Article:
Saturday, August 13, 2011
Secretary Panetta’s First Press Briefing on US Defense Expenditure
As shown in the above video, Secretary of Defense Leon Panetta, who succeeded the position from Robert Gates this June, did the first press briefing on August 4 to warn against further cuts in defense spending. Panetta was expected to be a cost cutter of defense as the Director of the Office of Management and Budget under the Clinton administration. However, wars in Afghanistan, Iraq, and Libya, have led him to abstain from further cut in military budget (“Leon Panetta warns against Pentagon budget cuts”; San Francisco Chronicle; August 5, 2011).
As President Barack Obama and the Republican Party reached an agreement on debt ceiling, it is time to discuss how much expenditure is to be cut in which area. Defense spending is no exception, and Republicans, notably Senator John Kyl, denounce that Democrat proposal of a 500 billion dollar automatic cut in a decade from 2013 would be irresponsible and weak on defense. In view of the forthcoming presidential election, Republican attack on the proposed defense expenditure reduction is being intensified. Meanwhile, Secretary Panetta spoke against his own party in his first press briefing (“Threatened Defense Cuts in Debt Deal Could Loom Over 2012 Race”; Bloomberg News; August 5, 2011). Also, Panetta urged tax increase and spending cuts in other areas like Medicare and social security for necessary savings. It is quite noteworthy that defense spending has been on the rise since 2001 even without wars in Iraq and Afghanistan. Secretary Panetta says that a drastic cut “would do real damage to our security, our troops and their families, and our military’s ability to protect the nation.” It is expected that military benefits and increasingly sophisticated weaponry system push defense spending upward (“Defense Secretary Leon Panetta warns against more cuts in Pentagon budget”; Washington Post; August 5, 2011).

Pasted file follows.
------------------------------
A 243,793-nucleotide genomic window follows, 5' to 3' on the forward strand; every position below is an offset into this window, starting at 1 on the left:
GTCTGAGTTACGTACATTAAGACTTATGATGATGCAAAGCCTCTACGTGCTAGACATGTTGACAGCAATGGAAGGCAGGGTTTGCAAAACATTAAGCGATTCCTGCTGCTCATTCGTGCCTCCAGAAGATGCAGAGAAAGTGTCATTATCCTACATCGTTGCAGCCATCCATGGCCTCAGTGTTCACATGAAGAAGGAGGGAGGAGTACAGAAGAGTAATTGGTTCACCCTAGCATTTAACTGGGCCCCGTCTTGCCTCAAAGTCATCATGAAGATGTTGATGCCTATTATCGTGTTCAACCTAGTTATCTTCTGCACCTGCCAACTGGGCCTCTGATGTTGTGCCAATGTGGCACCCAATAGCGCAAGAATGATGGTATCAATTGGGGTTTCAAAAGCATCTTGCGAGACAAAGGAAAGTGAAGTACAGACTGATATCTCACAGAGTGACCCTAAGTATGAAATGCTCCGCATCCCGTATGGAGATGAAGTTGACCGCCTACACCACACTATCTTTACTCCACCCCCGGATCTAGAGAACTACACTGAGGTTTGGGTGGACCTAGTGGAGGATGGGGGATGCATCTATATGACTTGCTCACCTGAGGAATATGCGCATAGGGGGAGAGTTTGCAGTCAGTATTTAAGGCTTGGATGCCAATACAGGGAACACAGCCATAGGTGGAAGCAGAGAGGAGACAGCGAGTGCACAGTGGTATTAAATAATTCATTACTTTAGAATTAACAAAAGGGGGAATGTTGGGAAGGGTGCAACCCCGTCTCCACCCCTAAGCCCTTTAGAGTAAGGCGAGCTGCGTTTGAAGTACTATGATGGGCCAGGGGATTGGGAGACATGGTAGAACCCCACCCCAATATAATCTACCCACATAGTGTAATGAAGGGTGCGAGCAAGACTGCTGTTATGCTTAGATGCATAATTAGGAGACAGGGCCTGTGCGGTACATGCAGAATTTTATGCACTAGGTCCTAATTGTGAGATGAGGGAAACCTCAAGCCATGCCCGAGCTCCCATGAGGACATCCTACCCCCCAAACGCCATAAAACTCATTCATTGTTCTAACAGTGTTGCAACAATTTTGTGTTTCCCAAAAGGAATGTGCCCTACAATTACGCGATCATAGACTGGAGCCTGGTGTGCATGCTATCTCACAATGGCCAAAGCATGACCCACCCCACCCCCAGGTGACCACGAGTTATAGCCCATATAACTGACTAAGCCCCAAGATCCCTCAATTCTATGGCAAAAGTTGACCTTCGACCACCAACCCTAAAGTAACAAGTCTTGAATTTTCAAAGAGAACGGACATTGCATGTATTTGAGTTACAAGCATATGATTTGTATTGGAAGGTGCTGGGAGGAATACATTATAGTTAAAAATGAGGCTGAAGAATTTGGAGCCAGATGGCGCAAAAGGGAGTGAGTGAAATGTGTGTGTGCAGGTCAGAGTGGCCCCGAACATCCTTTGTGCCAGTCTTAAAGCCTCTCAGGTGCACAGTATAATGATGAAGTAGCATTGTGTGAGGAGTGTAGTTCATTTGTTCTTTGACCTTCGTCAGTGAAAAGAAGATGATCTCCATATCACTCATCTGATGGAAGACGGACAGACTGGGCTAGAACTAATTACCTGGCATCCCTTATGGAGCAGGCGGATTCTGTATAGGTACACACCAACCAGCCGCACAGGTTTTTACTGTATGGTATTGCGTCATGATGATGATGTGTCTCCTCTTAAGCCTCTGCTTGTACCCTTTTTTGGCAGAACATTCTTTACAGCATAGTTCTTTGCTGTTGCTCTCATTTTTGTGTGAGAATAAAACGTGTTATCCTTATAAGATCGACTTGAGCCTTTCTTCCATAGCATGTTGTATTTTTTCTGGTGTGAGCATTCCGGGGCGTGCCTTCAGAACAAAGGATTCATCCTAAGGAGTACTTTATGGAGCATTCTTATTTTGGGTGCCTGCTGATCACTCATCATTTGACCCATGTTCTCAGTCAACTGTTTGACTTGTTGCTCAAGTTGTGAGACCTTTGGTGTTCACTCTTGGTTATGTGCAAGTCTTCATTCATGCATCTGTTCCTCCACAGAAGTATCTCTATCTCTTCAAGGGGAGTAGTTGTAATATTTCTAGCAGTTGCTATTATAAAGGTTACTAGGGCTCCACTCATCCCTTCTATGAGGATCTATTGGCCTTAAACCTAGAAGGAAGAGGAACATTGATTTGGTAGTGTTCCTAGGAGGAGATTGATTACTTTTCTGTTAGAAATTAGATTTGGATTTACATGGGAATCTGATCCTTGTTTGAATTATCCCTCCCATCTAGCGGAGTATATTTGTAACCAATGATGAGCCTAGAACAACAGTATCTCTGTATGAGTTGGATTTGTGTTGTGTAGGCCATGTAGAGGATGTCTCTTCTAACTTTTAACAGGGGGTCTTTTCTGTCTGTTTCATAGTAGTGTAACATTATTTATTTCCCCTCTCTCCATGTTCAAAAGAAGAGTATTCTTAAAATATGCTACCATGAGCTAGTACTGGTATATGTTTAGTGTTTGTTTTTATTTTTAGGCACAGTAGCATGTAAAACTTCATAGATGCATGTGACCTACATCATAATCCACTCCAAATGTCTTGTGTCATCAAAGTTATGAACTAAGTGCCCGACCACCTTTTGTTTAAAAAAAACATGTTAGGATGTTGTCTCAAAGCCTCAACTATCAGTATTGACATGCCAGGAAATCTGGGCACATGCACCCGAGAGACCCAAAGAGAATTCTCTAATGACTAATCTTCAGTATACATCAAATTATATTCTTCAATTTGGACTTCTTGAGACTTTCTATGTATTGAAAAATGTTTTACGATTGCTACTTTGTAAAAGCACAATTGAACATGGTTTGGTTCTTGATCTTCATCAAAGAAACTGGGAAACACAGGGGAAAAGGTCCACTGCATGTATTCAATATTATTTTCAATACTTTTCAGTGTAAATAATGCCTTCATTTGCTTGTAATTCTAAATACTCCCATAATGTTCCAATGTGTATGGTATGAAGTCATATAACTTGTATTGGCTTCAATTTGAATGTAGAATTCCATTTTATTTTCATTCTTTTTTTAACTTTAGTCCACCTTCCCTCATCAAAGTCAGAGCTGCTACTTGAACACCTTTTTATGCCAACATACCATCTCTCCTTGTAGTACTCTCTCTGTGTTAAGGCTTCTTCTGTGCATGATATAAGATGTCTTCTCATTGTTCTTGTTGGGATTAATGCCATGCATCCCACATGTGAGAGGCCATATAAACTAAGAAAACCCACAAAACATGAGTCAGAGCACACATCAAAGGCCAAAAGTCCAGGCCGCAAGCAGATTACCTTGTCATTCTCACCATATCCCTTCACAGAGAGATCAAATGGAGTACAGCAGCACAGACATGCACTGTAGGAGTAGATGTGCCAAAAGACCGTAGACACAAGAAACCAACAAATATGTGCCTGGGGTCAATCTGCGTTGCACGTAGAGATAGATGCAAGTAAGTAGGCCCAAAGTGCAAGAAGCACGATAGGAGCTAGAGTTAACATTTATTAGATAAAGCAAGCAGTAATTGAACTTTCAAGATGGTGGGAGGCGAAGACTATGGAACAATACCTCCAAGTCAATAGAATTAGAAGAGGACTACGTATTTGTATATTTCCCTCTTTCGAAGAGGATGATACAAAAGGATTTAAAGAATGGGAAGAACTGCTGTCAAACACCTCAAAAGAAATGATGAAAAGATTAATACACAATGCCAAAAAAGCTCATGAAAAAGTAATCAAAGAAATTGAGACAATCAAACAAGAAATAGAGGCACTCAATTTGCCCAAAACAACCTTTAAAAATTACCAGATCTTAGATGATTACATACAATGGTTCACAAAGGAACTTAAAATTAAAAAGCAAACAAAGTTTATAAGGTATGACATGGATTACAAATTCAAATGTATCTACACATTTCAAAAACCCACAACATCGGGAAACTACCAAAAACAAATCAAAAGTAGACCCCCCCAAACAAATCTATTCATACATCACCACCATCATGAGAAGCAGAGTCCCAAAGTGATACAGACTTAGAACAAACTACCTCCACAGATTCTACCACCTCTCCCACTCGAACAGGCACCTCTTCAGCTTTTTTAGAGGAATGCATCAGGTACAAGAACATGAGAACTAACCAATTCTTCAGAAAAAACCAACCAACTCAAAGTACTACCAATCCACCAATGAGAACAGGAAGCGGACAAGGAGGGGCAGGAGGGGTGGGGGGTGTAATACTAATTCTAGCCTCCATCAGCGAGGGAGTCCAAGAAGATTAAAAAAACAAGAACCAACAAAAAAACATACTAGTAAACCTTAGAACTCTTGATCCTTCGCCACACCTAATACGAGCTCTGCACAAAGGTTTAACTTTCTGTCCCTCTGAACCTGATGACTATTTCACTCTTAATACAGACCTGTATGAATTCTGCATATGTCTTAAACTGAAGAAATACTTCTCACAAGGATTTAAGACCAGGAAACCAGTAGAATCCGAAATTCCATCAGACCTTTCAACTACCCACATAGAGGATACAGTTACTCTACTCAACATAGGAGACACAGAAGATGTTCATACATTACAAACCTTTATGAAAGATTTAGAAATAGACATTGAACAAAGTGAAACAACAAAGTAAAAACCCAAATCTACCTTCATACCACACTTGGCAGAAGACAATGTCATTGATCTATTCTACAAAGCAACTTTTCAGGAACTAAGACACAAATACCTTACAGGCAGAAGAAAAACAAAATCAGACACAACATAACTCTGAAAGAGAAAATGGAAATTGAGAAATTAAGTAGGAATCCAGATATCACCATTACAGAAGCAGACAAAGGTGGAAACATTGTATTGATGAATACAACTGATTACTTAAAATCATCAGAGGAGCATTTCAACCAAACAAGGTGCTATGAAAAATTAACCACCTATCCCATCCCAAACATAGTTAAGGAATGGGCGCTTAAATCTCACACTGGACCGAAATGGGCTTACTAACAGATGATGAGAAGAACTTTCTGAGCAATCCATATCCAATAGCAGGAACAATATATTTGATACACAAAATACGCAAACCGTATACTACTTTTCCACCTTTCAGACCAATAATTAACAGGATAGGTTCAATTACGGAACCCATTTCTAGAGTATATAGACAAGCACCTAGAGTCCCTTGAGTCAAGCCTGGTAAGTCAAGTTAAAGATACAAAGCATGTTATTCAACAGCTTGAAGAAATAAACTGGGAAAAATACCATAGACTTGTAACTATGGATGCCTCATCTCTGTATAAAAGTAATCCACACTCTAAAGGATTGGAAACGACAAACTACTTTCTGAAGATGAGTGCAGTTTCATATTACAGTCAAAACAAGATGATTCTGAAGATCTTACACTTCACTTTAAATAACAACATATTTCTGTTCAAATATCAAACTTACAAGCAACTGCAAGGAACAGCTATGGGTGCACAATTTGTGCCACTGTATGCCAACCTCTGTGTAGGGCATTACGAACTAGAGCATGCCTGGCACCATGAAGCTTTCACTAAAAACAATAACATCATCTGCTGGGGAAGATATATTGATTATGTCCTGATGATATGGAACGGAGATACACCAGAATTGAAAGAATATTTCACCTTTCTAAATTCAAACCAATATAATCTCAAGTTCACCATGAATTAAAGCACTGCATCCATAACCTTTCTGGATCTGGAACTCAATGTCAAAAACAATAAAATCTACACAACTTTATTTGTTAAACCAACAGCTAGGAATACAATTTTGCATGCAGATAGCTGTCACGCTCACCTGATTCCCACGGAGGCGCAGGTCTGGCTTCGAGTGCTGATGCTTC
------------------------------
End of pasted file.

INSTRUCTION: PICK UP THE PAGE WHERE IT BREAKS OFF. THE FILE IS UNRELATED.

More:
However, congressional debates are not simply Democrat-Republican duels. Defense budget splits the Republican as well. While Tea Party libertarians focus on tax reduction, neoconservatives support strong military power. In view of inter and intra party rifts, Senator John McCain proposed to reduce tax breaks as a preemptive strike against defense cuts (“Defense spending in Washington spotlight”; San Francisco Chronicle; August 7, 2011). Above all, the economy is supposed to be the primary determinant in 2012 election, and it will place significant influence on defense budget debates (“Will Obama be reelected? The economy could hold the answer”; Washington Post; August 6, 2011).